In Zion, I met L. She was waiting for her sister and her family. She and others were setting up camp in a group area in the Watchman campground at the park. I rolled up and began scoping out a tree to place my tarp and bivvy, and we began to talk. She asked me about my trip, and if I was traveling alone. I don’t tell everyone I meet the real answer to this question, but in this case I did. After about twenty minutes of chatting she told me that it was her birthday, that she’d been coming to the park for many years, and that she’d hiked every trail they had. After I stretched the tarp in its new setting, L and I sat at the picnic table and she gave me some tips about which hike was best if I was only staying the one night. I was ready to set out along with the other tourists, and take a shuttle bus up to the Narrows. The heat was pacing my ability to ride at certain times of the day, so a ride from another vehicle up the mountain seemed kind of nice. I offered that she might come along, and assured that I didn’t need to go alone, that she could head back when her family was set to arrive. Delighted by the idea, we walked along the Pa’rus trail to a different shuttle stop, as the line was an hour long. She told me about her work in the oil industry, trucks that vibrate the ground, tales of camping alone in the Utah wilderness, and hikes she’d done with her mother. L had never been married, never had kids, and did not intend to. She wore a brimmed hat, two scarves, long sleeves, long pants, and boots, her makeup just so, and had fair hair. We made it to the beginning of the trail for the Narrows, I wondered if I’d enough water, if I’d worn the right shoes, if I’d worn enough clothing, put on enough sunscreen… Looking up there were hanging ferns, and columbine flowers, the dryness had turned into delicate waterfalls, and a few squirrels crossed our path begging for tourist food. We met a mom and daughter, mirroring our own difference in ages. They had high-top water shoes, and wooden walking sticks. I asked the daughter about the trail, and she said I’d be fine in just my tennis shoes if I were careful. I hadn’t intended to walk through water, but as we were approaching my desire to do so became stronger. L was nearing her time to turn-around, and I decided to go further. We hugged, and promised to keep in touch, and thanked one another for the surprising companionship. (Thanks, L.) There were a mass of people of all ages, nationalities, heights, weights, and so on. Some were returning, some preparing to set forth, some in the midst of their steps through the Virgin River. This river cuts through the rock face, and has been doing so for more years than I could ever be able to fathom. I looked around, and shared smiles with others who were cutting through the water, my feet unsure of the rocks beneath the visible surface, I stepped deliberately and with caution, but with excitement and confidence. The day was hot, and the only consequence of falling would be for my body to become submerged in water surrounded by thousands of other people. I realized then, it was a pilgrimage. With each step, my smile enlarged, and the stress of the days previous ride began to wash away as fast as the river was moving past me.
Not two days before, I’d ridden into Cedar City, Utah, a red-rocked town where I’d almost given up. The anxiety of the wind, and heat had taken hold, and I felt sick. I threw up the morning I first attempted to leave town. It might have been brought on by altitude sickness, but it was nerves that altered me most. I’d been riding through wind, but these gusts were intended to be in the upwards of 36-40 mph in the heart of the day. It was also the morning I was to begin on an interstate, so I pulled it together as best I could. I set out, rode for twenty minutes on the I-25, and swiftly turned off of the first exit I could find. It was too much, my heart was racing, I felt unexperienced, I felt vulnerable. I wasn’t ready. When I turned off, I found a store that was run by the reservation, but appeared to be closed, maybe for a long time. There was an RV park up on the hill. I remembered the RV park and the nice people in central California, who’d taken me in when I neared heat exhaustion, inviting me to have a beer, swim, and eat oysters and ribs for dinner. They were joyful in my time of physical worry, but here, there was no one here. The wind was pushing me around like an emotional bully, and I hit my breaking point. I dismounted the bike and began to cry inside my helmet. I felt like I’d failed, as though my attempts to battle the wind could never prove triumphant. There was never going to be an agreement, never going to be a moment that the wind would let up, at least so it felt in that expansion of time. I looked at my map, called a loved one, and tried to figure out where I was. In that state of anxiety, simple navigation seemed out of reach. I sat on the concrete, and tried to breathe, drank some water, and eventually figured it out. What I had stumbled upon was an old highway, US 91. It had been constructed in 1926 and ran North/South through the country. I sighed with relief. I didn’t have to get back on the interstate to be sucked up, or blown out by some semi-truck, I could meander slowly, winding back on a highway that had had it’s hay-day in the late forties into the mid-sixties. So, I did. I rode directly back to the hotel I’d stayed the night before, checked-in again, and proceeded to process, and reticently hovered around the real anxieties that had been hiding in the pockets of this trip. It wasn’t just the wind, not just the heat, not only doing it alone, but a mass of experiences that had become stirred up, eagerly waiting to burst from my body like some comic book phoenix rising from the ashes. Only, I wasn’t ready yet to let go of that winged creature that has so mythically done well in stories up until now, not yet ready to see the renewing flames from which such a bird must emerge. A loved one talked me through, got me focused, and I began to let go.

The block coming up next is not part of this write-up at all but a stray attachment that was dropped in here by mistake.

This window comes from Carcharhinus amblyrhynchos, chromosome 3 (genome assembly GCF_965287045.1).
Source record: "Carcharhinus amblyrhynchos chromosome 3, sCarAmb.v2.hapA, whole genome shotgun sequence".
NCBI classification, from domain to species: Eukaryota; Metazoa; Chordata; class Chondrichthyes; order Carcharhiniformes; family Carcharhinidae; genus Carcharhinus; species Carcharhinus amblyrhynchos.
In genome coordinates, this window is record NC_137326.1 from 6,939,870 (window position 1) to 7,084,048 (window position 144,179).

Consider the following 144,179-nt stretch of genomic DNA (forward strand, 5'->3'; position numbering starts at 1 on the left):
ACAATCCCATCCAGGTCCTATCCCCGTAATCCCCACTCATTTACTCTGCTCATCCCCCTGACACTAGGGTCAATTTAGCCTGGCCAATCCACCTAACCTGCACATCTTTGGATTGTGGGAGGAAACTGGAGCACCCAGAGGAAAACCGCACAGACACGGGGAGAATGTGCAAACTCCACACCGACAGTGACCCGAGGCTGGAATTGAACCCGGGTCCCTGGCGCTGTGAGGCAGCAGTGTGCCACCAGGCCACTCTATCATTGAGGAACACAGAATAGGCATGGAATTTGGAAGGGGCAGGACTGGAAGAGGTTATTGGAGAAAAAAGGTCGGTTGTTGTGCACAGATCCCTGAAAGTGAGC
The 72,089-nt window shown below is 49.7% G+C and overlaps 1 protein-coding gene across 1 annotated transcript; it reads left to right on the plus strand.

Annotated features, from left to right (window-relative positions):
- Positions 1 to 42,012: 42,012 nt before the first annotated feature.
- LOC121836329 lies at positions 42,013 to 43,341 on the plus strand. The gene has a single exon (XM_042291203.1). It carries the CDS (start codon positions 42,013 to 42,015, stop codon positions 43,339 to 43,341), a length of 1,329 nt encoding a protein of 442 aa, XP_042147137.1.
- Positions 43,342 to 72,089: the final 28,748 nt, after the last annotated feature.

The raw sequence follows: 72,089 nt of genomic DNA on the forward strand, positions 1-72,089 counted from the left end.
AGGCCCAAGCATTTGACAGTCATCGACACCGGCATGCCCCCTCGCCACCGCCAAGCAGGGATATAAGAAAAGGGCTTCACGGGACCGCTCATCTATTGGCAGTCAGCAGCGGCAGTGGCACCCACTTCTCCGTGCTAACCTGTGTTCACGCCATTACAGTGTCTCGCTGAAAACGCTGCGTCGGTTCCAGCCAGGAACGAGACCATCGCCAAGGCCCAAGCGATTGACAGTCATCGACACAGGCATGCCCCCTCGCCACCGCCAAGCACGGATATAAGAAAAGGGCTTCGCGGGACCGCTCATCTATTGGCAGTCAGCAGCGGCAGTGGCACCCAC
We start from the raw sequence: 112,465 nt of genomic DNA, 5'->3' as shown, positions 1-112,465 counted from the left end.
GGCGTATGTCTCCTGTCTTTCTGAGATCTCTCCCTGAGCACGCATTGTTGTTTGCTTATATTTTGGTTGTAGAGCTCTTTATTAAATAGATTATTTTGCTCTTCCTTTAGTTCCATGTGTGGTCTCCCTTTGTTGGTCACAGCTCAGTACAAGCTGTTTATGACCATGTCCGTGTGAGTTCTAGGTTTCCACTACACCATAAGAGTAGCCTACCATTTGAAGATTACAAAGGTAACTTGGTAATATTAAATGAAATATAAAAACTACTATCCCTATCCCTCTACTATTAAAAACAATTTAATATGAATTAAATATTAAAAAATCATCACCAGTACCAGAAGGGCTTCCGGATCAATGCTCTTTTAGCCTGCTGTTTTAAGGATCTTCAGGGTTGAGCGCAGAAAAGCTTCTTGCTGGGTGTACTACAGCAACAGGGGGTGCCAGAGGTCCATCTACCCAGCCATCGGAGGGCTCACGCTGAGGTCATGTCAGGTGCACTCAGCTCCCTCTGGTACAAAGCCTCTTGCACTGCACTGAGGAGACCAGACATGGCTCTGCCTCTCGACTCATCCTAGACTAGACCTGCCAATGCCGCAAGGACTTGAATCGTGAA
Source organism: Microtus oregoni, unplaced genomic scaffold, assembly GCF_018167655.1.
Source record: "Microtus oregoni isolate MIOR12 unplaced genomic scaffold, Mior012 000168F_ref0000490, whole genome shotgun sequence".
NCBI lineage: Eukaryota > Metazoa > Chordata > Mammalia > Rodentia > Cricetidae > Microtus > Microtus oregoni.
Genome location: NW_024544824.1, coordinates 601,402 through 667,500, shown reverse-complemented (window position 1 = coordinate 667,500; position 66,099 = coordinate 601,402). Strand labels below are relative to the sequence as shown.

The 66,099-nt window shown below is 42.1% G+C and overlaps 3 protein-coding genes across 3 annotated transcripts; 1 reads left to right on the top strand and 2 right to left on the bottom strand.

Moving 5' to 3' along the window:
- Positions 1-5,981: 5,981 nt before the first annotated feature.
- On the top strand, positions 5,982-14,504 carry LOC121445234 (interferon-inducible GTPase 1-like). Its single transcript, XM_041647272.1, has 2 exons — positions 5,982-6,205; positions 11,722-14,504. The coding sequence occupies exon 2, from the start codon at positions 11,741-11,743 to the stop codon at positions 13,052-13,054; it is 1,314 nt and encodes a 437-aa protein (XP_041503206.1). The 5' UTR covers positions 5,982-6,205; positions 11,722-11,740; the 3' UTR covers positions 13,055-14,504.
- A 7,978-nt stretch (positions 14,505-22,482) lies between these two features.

I was walking. Walking through the Narrows, feeling the water reach my waist, absorbing the cool water that with soothing sensation suppressed the heat from my skin. It was rushing calm, a retreat from what would yet have to be done.
The next morning, I packed up and rode through a winding, and red landscape. I had breached and exited Zion in twenty-four hours, through a dark tunnel and illuminated skies I pressed on for the next challenge of facing mortality and poetry simultaneous. The morning road was kind.
J.D. I thought about your walks, and the way you pause in places that most would glide by. I have thought about your recall for words as they are associated with each image, the time we sat at Gene coffee in Vancouver, or the license plates you collect in your recognition. But, the walk I conjure most is the labyrinth, that dark place near a convenient store in Seattle. I’m glad that happened.
Until next time.